I don’t like washing clothes. My palms hurt and I don’t bother to squeeze the clothes too much before I put it out to dry. When I come out of my bath, S will be waiting and run after me to the balcony. She will immediately remove the clothes that I put out to dry and brutally squeeze them of the last traces of water.
Apparently, the second floor Chitappa, first floor Periappa and the ground floor Iyengaar Maama don’t approve of my attempts to transfer impurities into their clothes. I love the potency of the dripping water, as the residue of my cheap detergent coats all the clothes.
I have always maintained that, this is our little moment of revenge on the extended family for giving us a third floor apartment. When your neighbour is your family, they cannot complain as vehemently. Certainly not about something as trivial as, dripping water. After all, blood IS thicker than water.
Madras Summers in a third floor apartment is hardly pleasurable. I wonder if S remembers much about Madras Thatha's house. It was named after Paati, and therefore, after me too. For a long while, I felt that, it was one of the biggest accomplishments of mine. When I would come back from school, I would linger at the gate for a bit longer and run my fingers through the coarse wall that had my name engraved. Not for long though, because G Periamma would holler out for me and menacingly walk towards me with the dosai tiruppi, the one that she had stolen from Amma's dowry.
At close to 4000 square feet of inhabitable space, the house was never large enough for the five families to live together somehow.
Madras Thatha and Paati took the first room adjacent to the living room. We called it the Front Room. It was the most strategically located room that had a good view of Bazlullah Road and all the people who entered the house. Like in everything else, G Periappa and Periamma got the first choice. Which is why, they took the biggest room on the ground-floor - the only room with an attached bathroom.
Amma and Appa, rather shockingly, were given the erstwhile Junk Room. But then, Amma and Appa, never complained. Initially, all of us cousins slept in the big room that we called the Hall. Before S came, eight of us were almost beaten to sleep each night by G Periamma. Even among us children, age was treated with respect and A Akka, S Akka and T Anna got the beds closest to the fan.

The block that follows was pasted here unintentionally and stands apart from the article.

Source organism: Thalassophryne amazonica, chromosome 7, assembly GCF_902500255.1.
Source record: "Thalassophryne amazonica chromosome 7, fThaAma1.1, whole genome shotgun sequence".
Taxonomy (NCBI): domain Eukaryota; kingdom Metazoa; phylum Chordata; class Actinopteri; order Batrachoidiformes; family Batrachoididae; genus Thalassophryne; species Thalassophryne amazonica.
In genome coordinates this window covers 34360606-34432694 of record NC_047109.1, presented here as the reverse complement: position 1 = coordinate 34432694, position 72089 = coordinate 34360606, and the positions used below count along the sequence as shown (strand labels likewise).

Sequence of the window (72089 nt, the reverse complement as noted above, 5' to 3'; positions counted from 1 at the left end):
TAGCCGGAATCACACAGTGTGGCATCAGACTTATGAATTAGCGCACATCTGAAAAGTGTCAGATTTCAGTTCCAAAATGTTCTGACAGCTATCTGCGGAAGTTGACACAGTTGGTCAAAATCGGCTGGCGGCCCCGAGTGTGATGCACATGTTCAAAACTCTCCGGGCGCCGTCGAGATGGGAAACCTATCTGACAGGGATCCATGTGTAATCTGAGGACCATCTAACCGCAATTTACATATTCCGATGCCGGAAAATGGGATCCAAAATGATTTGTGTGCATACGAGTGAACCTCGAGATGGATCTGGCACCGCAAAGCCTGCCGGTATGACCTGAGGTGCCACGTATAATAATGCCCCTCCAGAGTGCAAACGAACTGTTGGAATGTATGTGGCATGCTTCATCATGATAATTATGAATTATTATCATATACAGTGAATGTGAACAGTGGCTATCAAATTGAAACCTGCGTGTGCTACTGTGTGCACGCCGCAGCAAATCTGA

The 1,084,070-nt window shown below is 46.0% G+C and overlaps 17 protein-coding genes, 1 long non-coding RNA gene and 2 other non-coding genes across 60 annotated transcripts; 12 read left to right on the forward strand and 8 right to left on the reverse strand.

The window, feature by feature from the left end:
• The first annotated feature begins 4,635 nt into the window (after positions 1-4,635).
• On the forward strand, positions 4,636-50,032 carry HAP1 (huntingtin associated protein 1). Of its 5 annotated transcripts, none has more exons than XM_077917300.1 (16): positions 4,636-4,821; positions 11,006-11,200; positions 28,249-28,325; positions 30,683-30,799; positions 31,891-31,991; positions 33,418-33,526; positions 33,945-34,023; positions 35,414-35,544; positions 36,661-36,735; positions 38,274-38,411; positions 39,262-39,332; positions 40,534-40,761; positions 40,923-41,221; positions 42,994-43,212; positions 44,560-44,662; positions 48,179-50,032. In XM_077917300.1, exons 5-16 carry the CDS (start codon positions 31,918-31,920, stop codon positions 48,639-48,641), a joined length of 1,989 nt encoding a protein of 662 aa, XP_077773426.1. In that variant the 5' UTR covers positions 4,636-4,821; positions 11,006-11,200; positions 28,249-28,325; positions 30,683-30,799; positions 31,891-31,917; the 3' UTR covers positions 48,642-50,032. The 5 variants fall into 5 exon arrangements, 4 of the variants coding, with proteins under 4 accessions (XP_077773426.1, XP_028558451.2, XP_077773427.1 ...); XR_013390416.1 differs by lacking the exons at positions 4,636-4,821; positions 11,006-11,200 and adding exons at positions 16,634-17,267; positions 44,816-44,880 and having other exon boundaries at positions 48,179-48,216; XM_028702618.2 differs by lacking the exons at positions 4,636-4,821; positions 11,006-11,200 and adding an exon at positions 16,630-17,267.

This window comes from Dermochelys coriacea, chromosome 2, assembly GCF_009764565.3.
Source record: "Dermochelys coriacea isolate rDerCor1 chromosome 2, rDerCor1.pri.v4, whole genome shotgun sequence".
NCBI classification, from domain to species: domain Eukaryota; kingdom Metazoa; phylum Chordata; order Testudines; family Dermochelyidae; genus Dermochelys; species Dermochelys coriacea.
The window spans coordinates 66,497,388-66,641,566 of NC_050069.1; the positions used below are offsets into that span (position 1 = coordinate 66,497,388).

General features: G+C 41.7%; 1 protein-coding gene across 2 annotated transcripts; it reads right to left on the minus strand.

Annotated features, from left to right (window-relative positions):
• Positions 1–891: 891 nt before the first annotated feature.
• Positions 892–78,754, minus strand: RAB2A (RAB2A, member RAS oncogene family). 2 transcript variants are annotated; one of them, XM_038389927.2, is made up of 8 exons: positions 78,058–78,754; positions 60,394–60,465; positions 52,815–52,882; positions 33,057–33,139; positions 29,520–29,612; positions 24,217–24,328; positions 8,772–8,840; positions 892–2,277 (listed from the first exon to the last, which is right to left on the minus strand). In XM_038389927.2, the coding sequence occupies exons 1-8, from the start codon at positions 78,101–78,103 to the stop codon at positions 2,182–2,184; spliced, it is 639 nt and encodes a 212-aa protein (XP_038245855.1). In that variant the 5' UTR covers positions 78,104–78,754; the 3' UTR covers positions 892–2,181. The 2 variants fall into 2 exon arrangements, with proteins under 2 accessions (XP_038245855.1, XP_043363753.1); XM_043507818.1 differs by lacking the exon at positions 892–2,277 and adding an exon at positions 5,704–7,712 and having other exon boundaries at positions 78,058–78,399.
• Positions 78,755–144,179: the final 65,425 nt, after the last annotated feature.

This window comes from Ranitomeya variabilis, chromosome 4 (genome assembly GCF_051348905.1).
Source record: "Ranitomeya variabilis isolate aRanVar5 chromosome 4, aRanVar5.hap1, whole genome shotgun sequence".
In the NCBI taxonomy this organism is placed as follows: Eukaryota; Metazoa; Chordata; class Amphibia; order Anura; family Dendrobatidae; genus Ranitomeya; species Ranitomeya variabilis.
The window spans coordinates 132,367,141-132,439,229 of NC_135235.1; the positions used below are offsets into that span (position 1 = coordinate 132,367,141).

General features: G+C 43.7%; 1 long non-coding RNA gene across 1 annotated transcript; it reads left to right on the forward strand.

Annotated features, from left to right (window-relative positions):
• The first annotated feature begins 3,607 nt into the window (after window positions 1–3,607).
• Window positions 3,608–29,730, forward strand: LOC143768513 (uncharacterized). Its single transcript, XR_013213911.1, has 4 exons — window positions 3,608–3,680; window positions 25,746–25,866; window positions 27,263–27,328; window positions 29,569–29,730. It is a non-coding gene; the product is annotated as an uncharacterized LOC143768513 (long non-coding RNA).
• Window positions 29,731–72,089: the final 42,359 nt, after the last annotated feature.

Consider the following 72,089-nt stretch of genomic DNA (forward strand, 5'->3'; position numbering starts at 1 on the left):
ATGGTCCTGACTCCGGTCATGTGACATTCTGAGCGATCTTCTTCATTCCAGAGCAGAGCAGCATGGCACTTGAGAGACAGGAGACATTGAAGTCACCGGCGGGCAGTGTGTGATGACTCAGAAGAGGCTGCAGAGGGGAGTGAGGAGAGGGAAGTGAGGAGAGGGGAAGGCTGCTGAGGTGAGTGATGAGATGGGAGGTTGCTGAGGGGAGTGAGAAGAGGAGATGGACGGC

Things were fine till I was seven and then S was born. I should confess, I was not particularly happy about having a little sister.
Nobody, I mean nobody, whom I knew from my generation, came from a family of three siblings. Three of you va, we were often asked? And I was embarrassed. I was annoyed with Amma and Appa for not putting enough thought into the concept of a small family-size.
I disliked S’s entry into the family.
S was born, in the middle of my final exams, pre-mature by almost a month and a half. Like T Anna, she too was born before the end of March. Amma and Appa heaved a sigh of relief. This meant that, unlike me, she would be eligible for school admissions a year before.
I sulked through my exams and resented all the cooing over her. The fact that it was the only time I came first in class was overshadowed by Trichy Thatha’s announcement that a bawling S had been hushed to sleep by his rendition of Sinthai Kulira, a thalaatu song in Nilambari.
She has music in her blood, Trichy Thatha announced happily. She got Nilambari, while I was still struggling with a mere Kalyani. As I and A Akka struggled through Paatu Bhagavathar making us go through some more of – Pankaja Lochana, S was the Lotus Eyed, Amma announced.